Fleetwood Mac in 1974 - before they went Lite.

Fleetwood Mac in 1974 - before they went Lite.
Fleetwood Mac in 1974 – before they went Lite and less filling.

Click on the link here for Audio Player – Fleetwood Mac – in session at The Record Plant, Sausalito – KSAN – Dec. 15, 1974

Staying in the 70s the rest of the weekend, it seems. Tonight it’s a session from Fleetwood Mac – the pre-Stevie Nicks/Lindsey Buckingham/Rumors/Don’t-stop-thinking-about-tomorrow Fleetwood Mac. The one featuring Bob Welch, and the one probably more closely linked to the original Fleetwood Mac (Peter Green‘s Fleetwood Mac) than anything later.

I will confess my favorite incarnation of this band were the initial ones; when Peter Green, Mick Fleetwood and John McVie left John Mayall’s Bluesbreakers and eventually teamed up with ex-Chicken Shack singer/keyboard player Christine Perfect (later to become McVie). Later, Jeremy Spencer, whose escapades and disappearance and born-again Christian resurfacing were all part of the interesting and ever-changing makeup of the band. I remember their appearances at the Shrine Expo Hall early on – and remember, it was Fleetwood Mac who gave us Black Magic Woman long before Santana did. Albatross was one of the go-to songs to supply those hash-soaked evenings with hazy brilliance. And Green Manalishi just summed up everything. The late Bob Welch was a later incarnation who maintained much of that initial spirit until the big shakeup occurred.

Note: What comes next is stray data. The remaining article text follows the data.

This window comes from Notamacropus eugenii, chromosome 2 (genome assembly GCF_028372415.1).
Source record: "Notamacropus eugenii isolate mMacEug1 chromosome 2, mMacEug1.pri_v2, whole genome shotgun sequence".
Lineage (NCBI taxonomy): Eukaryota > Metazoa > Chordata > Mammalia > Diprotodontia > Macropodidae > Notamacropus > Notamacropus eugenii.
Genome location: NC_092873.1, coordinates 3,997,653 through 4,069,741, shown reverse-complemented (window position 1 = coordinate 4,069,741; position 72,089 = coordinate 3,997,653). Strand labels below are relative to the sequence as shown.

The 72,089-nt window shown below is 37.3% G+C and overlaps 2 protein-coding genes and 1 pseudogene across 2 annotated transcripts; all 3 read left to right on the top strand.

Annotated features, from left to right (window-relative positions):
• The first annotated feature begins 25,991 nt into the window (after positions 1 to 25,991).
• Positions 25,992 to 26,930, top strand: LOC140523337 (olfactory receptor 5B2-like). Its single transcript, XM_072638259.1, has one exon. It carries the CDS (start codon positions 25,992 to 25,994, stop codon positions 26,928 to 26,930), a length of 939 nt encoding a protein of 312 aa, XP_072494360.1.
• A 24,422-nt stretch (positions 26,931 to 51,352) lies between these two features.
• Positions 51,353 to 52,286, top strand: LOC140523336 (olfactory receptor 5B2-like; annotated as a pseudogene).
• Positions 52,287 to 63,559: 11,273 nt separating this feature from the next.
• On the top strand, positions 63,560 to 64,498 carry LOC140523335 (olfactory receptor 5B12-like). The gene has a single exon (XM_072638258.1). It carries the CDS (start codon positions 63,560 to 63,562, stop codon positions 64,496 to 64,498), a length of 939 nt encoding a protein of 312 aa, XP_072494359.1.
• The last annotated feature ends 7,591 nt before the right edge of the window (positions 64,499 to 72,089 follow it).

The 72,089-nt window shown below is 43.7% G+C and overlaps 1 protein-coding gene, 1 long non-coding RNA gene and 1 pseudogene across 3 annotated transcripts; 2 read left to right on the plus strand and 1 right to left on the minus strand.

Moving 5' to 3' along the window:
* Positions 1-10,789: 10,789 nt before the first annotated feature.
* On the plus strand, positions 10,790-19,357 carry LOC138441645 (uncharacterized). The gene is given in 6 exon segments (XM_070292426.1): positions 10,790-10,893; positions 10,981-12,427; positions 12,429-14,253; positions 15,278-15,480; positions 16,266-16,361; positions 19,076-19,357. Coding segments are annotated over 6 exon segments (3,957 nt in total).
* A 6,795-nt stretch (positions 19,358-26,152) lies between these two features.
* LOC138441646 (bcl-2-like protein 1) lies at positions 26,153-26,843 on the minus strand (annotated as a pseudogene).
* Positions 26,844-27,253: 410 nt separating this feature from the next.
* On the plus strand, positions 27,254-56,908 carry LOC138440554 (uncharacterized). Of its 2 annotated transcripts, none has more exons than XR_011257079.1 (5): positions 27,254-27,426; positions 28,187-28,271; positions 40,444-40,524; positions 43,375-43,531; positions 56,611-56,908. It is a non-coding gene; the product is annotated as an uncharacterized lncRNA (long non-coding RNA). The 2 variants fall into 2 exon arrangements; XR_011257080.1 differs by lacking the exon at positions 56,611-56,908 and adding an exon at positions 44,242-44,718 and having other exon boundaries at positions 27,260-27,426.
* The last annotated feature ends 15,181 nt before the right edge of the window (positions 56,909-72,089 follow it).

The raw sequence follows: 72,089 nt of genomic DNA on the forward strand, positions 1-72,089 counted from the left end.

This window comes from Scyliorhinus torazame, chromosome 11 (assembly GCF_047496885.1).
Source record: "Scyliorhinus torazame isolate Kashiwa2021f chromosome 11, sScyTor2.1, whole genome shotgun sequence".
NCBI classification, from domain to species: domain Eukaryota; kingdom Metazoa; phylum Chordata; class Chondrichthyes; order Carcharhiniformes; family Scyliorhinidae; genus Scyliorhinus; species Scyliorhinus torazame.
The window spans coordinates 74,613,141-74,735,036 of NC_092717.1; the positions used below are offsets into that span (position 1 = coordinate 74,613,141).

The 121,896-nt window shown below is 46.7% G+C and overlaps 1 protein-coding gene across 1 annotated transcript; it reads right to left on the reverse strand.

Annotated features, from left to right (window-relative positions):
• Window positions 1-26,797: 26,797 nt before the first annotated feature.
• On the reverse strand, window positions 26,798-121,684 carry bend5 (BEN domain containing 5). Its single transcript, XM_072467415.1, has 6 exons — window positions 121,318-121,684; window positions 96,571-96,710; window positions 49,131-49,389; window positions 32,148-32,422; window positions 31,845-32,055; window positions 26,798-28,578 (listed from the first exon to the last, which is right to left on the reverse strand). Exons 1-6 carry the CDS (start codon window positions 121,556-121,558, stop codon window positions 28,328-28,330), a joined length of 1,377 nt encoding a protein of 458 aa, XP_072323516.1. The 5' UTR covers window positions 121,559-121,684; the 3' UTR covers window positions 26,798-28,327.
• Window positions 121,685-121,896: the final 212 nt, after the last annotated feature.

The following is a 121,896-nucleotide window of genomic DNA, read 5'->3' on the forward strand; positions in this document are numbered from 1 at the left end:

So when the sudden shift in the band meant a lot of that original potency disappeared, so did a lot of interest in the band. But whereas people like me stopped listening, millions more took my place and they became the stuff of legend and the sound of Political campaigns.

To paraphrase an immortal Fleetwood Mac single from my deep-dark past; Oh Well.

Tonight it’s a session, recorded at The Record Plant in Sausalito and relayed by KSAN in San Francisco on December 15, 1974.

Some 40 years later, this still tickles the earlobes.

Play loud – Hashish is optional.

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